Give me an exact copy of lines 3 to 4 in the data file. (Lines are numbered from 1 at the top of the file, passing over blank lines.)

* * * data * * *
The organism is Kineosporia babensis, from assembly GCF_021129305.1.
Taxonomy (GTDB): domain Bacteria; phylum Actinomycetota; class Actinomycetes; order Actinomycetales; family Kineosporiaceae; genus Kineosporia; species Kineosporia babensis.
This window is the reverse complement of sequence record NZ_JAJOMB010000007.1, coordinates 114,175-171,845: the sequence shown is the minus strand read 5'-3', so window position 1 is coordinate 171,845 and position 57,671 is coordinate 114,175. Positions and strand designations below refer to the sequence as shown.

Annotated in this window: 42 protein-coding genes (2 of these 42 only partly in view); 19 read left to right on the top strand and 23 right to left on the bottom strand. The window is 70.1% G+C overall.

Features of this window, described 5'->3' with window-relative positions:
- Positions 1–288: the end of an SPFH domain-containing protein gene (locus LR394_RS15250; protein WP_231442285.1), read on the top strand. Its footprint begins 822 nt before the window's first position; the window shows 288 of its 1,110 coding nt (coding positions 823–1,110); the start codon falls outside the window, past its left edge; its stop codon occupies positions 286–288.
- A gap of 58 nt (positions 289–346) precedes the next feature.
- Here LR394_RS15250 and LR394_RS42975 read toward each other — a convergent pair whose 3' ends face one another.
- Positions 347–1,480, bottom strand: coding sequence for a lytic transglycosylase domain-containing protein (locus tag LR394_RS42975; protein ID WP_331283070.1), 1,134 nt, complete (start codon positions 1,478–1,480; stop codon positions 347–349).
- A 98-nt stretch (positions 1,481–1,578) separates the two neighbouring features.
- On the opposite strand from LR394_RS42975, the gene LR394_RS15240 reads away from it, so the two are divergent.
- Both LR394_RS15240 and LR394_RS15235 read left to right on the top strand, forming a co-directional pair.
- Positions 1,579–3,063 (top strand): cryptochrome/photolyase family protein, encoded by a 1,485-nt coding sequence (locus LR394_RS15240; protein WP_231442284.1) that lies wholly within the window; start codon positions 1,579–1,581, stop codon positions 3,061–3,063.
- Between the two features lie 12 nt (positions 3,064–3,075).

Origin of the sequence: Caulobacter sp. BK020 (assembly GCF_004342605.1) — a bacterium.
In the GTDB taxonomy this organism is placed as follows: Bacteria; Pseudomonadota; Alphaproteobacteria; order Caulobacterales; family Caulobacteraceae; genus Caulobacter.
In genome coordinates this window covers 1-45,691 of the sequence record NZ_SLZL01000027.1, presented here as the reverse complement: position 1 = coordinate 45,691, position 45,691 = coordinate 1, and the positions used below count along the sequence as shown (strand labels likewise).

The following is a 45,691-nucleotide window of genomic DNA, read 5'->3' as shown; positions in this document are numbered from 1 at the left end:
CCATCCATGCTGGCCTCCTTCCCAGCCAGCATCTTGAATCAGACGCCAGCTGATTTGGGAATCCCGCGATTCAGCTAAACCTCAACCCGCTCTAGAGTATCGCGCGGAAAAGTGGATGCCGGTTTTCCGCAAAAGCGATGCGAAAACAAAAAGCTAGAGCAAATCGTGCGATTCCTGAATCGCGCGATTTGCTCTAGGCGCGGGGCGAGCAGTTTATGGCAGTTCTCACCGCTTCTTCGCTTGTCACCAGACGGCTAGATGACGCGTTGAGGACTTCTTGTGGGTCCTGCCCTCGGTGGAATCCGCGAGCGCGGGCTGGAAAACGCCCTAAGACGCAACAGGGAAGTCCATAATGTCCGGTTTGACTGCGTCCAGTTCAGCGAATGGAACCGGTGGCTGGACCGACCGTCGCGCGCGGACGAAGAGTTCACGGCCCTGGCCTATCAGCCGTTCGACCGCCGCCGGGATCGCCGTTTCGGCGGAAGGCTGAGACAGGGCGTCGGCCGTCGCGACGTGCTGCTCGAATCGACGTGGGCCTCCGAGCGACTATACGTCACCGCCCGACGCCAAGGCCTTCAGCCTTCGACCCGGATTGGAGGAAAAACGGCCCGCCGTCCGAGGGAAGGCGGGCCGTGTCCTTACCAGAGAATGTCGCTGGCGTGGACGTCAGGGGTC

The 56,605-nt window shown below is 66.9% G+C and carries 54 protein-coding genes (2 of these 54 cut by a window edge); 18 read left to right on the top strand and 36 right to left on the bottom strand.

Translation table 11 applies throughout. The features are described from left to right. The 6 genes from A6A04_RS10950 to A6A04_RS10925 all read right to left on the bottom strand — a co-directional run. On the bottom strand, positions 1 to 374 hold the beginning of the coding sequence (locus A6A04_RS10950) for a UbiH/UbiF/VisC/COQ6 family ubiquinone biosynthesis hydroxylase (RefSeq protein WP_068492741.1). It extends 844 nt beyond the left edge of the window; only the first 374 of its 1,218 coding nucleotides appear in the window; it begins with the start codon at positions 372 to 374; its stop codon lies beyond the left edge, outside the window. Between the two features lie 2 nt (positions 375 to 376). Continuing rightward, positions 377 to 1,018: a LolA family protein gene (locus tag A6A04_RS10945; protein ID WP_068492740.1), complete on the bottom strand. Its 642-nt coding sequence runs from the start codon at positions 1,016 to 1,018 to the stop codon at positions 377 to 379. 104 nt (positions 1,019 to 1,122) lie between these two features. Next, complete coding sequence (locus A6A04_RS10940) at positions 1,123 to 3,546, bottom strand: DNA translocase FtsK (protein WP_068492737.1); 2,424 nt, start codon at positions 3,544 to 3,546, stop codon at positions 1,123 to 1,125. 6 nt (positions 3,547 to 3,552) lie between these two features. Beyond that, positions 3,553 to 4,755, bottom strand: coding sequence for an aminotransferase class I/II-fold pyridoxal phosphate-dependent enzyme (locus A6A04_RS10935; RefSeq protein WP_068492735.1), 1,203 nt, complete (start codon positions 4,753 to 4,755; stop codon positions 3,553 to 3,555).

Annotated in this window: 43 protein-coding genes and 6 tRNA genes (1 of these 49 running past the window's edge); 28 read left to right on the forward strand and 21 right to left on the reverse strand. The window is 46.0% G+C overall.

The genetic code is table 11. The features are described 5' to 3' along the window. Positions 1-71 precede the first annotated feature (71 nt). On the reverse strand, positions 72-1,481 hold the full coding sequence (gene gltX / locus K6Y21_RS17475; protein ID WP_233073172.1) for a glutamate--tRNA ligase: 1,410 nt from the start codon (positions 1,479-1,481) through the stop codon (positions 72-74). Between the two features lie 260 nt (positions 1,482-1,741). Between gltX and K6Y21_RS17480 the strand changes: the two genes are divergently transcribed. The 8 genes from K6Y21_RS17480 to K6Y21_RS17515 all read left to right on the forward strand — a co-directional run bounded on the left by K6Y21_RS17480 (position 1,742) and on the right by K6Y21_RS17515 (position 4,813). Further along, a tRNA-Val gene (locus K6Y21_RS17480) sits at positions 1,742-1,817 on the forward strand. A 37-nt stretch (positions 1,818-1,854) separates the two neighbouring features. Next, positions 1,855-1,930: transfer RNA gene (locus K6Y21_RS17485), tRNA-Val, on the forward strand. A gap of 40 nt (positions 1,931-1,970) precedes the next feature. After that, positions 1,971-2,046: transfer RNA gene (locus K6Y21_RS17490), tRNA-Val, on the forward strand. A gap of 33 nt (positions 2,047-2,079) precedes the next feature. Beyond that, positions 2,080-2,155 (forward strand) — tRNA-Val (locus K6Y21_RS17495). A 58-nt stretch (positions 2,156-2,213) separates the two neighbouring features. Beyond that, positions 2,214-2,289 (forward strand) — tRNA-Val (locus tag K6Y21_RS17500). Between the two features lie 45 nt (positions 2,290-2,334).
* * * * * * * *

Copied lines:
This window is the reverse complement of sequence record NZ_JAJOMB010000007.1, coordinates 114,175-171,845: the sequence shown is the minus strand read 5'-3', so window position 1 is coordinate 171,845 and position 57,671 is coordinate 114,175. Positions and strand designations below refer to the sequence as shown.

Annotated in this window: 42 protein-coding genes (2 of these 42 only partly in view); 19 read left to right on the top strand and 23 right to left on the bottom strand. The window is 70.1% G+C overall.